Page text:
- David Bentley
Sånger av och om Joe Hill (various artists) (Sweden) with feature artist - Anna Frank
In November last year we wrote a tribute to a Swedish actor and singer, Sven Wollter, who had recorded a version of ‘Ballade om Joe Hill’ (the Ballad of Joe Hill), one of many versions of that song which has been performed by a glitterati of top musicians over the years. Read about it here.
It also gave me the opportunity to tell the tale of Joe Hill, born Joel Emmanuel Hägglunde in Gävle,central Sweden, who migrated to the USA in 1902, becoming a labour activist, writer, cartoonist and songwriter as he made his way across the country, eventually becoming exalted internationally as a workers’ leader and the father of protest music, until his untimely death at the age of 36, allegedly ‘fitted up’ for a murder he did not commit.
There is a dichotomy in the Swedish attitude to Hill. In many cases there is no attitude at all; people still don’t know about him to this day, including young labour activists. But to many (and not only in Sweden by any means, indeed throughout the world) he is a hero; even ‘the last Swedish hero’ as he is sometimes described.
Within his home town there is an active community who don’t only remember him, they make every effort to publicise his story to this day. I don’t know of any particular anniversary at the moment but a collective of Gävle musicians – together with a few outsiders - have just had a compilation album of Joe Hill songs released and it is available on Spotify. The title is ‘Sånger av och om Joe Hill’ (‘Songs by and about Joe Hill’). Apparently there is a release party for it this coming week. The songs are either Hill’s own or they are connected to him in some other way as the title suggests.
Probably the most famous of them is Hill’s own ‘The Rebel Girl’, recorded here by Love on Drugs. The second verse sums up Joe Hill’s thinking perfectly:
“Yes, her hands may be hardened from labour
And her dress may not be very fine
But a heart in her bosom is beating
That is true to her class and her kind
And the grafters in terror are trembling
When her spite and defiance she’ll hurl
For the only and thoroughbred lady
Is the Rebel Girl”
‘The Ballad of Joe Hill’ here is performed by Katako, the vocalist being Kattis Larsson, who also has the project Ryggrad, another contributor to the album, while Transmissionplot perform ‘The Man who never died’, which makes reference to ‘I dreamed of Joe Hill last night’, a song recorded and sung by, amongst others, Joan Baez, and in her case at Woodstock. In it, Hill replies to the statement, “But Joe, you’re ten years dead”, with “I never died”, thereby insisting that the fight goes on. Hill’s final words before execution instructed his followers not to waste time mourning him but to ‘organise’.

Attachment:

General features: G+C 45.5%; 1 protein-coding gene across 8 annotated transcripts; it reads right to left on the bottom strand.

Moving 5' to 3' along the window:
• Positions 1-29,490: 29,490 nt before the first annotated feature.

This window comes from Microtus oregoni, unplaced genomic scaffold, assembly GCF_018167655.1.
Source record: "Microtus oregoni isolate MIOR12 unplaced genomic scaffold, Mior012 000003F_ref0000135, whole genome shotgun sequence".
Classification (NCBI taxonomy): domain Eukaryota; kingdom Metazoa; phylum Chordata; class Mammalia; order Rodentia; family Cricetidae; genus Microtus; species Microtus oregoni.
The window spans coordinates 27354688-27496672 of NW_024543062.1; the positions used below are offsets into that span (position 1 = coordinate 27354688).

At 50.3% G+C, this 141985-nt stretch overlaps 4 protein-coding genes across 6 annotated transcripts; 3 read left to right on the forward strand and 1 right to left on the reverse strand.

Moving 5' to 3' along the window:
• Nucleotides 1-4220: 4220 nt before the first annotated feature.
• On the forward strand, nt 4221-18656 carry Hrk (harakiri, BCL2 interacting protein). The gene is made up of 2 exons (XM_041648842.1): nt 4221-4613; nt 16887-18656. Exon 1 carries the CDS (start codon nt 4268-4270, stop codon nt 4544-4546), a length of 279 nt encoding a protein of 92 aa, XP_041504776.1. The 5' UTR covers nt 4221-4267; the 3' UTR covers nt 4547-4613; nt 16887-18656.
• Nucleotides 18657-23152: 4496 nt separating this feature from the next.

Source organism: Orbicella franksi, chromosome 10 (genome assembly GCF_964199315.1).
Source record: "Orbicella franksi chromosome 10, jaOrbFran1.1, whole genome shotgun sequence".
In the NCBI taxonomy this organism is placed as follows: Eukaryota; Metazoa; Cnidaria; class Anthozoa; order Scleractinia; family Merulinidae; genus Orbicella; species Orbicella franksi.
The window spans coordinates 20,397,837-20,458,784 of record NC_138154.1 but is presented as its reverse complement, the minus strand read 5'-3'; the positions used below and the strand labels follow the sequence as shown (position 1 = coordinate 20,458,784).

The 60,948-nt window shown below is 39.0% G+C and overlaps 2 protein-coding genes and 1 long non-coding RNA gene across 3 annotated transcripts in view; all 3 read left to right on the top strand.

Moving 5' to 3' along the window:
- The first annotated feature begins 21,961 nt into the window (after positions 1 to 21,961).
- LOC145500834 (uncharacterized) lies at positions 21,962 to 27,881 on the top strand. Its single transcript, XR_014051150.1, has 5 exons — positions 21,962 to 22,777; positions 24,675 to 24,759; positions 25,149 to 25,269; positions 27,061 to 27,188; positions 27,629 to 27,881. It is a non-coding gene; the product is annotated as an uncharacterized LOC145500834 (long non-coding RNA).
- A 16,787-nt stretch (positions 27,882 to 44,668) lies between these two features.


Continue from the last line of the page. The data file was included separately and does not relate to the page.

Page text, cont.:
The band Ulgebräk offers ‘Det ãr kraft I vårt förbund’ (‘There is power in our union’). A local source tells me that they’ve been around for 40 years, had broken up, but reunited last year.
Yet another artist appearing here that regular readers may know is Daniel Östersjö, of Le Lac Long 814, working with Elin Lyth on ‘Don’t take my papa away from me’. And is that Greta’s ‘dad’, Jacob Thunberg, with ‘Paper Heart’?
The link to the album is at the end. For the featured artist I’ve chosen Anna Frank, who I watched perform a powerful set at a festival there four years ago but had lost touch with her since. It’s good to know she’s still making music. Her contribution, ‘The White Slave’ is probably the most rock-oriented track and cleverly picks up on the theme of one of Joe Hill’s most famous songs, ‘The Preacher and the Slave’, a favourite of the likes of Woody Guthrie and Pete Seeger.
This entire work transcends a mere tribute album. It is a labour of love to put something like this together and so representative of the phenomenal span of musical talent and styles in and around this favourite town of mine, not to mention those outsiders who consistently over the decades have been drawn to write songs about Joe Hill. I hope that by hook or by crook we can bring it to the attention of music loving workers and their representatives around the world.
You can find Anna Frank here. And the Joe Hill museum here.